I’ve wondered if it’s worth sharing “my story.” I’m a pretty private person so it feels weird to share. But I think it�s worth it bc we all need encouragement that ordinary ppl can do something about what�s happening to our country. So, why do I talk about Woke stuff?
The Woke Mob: my survival story
My husband and I co-founded a justice-oriented non-profit org 11 years ago. At the time, we knew nothing about Critical Social Justice or Critical Theory. Our motivation was to address disparities in mental health care. 1/
We�d learned that lay people (ppl without clinical training) made up the majority of trauma care providers around the world working with vulnerable populations (refugees, human trafficking survivors, etc). We wanted to help equip those lay people with good resources. 2/
We hired clinically trained mental health professionals to develop our curriculum, oversee MEL, and run the international training program. Everything went great for about 7 years. We got accolades from all the right people in academia and partnered with orgs in 50+ countries. 3/
Then a few years ago we noticed a tone shift among our program staff. They became hyper-critical of *everything.* As Executive Director, my husband felt he was always on trial. Every word and action was scrutinized. We couldn’t figure out where this was coming from. 4/
We noticed shared rhetoric among the staff. Terms we heard often:
“systems of power and oppression”
Didn’t understand the ideology behind it, started doing some reading. 5/
Then the open letters started. The letters always went to everyone in the org (from the graphic designer to the governing board), they always asserted vaguely that the organization was “causing harm,” and they always ended with demands. We were alarmed and confused. 6/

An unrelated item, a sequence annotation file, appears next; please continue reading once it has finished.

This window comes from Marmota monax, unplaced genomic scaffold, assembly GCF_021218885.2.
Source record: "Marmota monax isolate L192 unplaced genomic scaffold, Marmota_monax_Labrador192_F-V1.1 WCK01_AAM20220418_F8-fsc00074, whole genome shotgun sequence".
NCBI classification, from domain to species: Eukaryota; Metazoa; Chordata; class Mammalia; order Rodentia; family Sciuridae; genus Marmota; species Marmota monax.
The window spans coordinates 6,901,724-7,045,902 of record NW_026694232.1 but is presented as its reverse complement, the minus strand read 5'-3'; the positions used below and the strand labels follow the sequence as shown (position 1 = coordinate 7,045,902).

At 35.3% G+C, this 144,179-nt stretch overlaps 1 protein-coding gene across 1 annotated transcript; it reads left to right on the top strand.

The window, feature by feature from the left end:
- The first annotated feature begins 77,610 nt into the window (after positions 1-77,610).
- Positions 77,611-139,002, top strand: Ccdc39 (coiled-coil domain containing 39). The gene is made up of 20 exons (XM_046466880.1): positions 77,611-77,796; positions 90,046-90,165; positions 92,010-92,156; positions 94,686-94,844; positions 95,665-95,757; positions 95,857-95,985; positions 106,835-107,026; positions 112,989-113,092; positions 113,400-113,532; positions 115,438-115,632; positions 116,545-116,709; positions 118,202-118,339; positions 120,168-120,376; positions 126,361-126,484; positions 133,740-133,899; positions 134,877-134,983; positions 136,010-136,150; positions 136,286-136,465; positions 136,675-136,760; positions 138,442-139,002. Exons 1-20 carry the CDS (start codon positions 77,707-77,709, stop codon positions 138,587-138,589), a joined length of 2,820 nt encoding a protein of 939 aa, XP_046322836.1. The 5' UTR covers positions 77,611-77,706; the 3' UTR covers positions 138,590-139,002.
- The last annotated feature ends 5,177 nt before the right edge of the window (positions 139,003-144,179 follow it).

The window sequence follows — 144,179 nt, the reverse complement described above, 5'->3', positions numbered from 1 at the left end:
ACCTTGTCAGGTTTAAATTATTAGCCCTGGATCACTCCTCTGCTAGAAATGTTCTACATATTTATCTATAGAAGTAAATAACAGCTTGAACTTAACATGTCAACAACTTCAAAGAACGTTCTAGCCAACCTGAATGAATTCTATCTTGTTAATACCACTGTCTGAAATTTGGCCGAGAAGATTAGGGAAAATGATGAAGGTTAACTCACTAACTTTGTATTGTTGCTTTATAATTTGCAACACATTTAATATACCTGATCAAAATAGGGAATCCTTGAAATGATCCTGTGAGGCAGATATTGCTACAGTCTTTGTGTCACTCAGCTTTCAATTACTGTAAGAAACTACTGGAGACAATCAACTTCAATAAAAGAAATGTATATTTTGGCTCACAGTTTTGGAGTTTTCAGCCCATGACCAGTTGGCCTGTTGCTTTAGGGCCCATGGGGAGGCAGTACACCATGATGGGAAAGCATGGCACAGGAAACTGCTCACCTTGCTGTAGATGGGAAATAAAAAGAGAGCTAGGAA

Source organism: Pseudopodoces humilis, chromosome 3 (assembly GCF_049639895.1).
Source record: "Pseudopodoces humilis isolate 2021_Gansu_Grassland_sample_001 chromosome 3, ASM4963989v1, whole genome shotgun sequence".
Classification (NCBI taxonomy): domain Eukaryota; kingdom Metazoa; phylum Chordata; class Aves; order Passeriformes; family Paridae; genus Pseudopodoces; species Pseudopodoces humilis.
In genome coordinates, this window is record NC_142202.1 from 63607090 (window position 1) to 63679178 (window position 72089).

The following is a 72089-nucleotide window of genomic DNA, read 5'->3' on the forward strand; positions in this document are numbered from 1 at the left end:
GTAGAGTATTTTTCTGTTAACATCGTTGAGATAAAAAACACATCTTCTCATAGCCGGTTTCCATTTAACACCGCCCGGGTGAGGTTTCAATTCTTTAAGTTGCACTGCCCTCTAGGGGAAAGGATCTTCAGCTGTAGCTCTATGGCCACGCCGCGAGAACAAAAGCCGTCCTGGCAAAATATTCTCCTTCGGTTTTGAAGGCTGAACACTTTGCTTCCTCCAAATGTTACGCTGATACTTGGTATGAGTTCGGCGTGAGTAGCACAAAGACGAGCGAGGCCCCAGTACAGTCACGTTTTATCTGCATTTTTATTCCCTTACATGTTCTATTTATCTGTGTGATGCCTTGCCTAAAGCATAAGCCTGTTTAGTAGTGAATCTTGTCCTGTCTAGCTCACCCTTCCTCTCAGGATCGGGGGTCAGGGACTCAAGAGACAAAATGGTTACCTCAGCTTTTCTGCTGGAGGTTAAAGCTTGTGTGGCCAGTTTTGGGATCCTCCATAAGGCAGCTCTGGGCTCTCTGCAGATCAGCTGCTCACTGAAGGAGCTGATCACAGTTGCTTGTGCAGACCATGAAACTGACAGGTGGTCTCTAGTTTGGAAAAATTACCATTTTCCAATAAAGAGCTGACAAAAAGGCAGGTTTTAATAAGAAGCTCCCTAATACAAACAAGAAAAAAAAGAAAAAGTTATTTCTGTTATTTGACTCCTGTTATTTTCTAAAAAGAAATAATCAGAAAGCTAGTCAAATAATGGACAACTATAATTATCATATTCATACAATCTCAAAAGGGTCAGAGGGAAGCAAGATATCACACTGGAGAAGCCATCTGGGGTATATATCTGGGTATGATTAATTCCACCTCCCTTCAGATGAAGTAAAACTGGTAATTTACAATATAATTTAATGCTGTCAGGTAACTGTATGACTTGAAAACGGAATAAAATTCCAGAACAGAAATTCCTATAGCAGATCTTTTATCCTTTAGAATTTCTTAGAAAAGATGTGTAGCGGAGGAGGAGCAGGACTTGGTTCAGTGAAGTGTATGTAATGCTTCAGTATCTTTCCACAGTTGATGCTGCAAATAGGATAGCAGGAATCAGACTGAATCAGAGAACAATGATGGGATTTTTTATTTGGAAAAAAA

We began having all-org sessions trying to discern what was happening and what was needed. It was quickly apparent there were no specific actions or incidents that could be deemed harmful. The accusations were always vague and abstract, about “identities”, “systems,” etc. 7/
What also became apparent quickly was they didn’t want to resolve any real harm. They wanted control of the organization. They stated explicitly my husband was incapable of running an org that addresses trauma (an org he founded!) bc he’s straight, white, male, and Christian. 8/
That’s when I learned to fight. I’d been doing my homework for a while. Thanks to people like @NeilShenvi, @ConceptualJames, @wokal_distance, @WokeTemple, @D_B_Harrison and @realchrisrufo, I knew what we were facing. It was an attempted woke subversion of the organization. 9/
I wrote organizational position papers on how Critical Social Justice compromised our work by being in direct conflict with a number of our organizational commitments, namely, being evidence-based, valuing the individual, cultural humility, and allowing for true diversity. 10/
Maybe I shouldn’t be proud of it, but I also learned to use their woke rules against them. When a staff member said I couldn�t speak to a topic bc I’m straight, I told her it was wrong of her to assume about my sexuality just bc I’m married to a man. She immediately groveled. 11/
After some months, when it was clear to them we wouldn’t budge, the ones making demands left “on moral grounds,” accusing us of every phobia and calling the org “white supremacist.” We’ve always partnered with ppl of every ethnicity, creed and identity, so this is laughable. 12/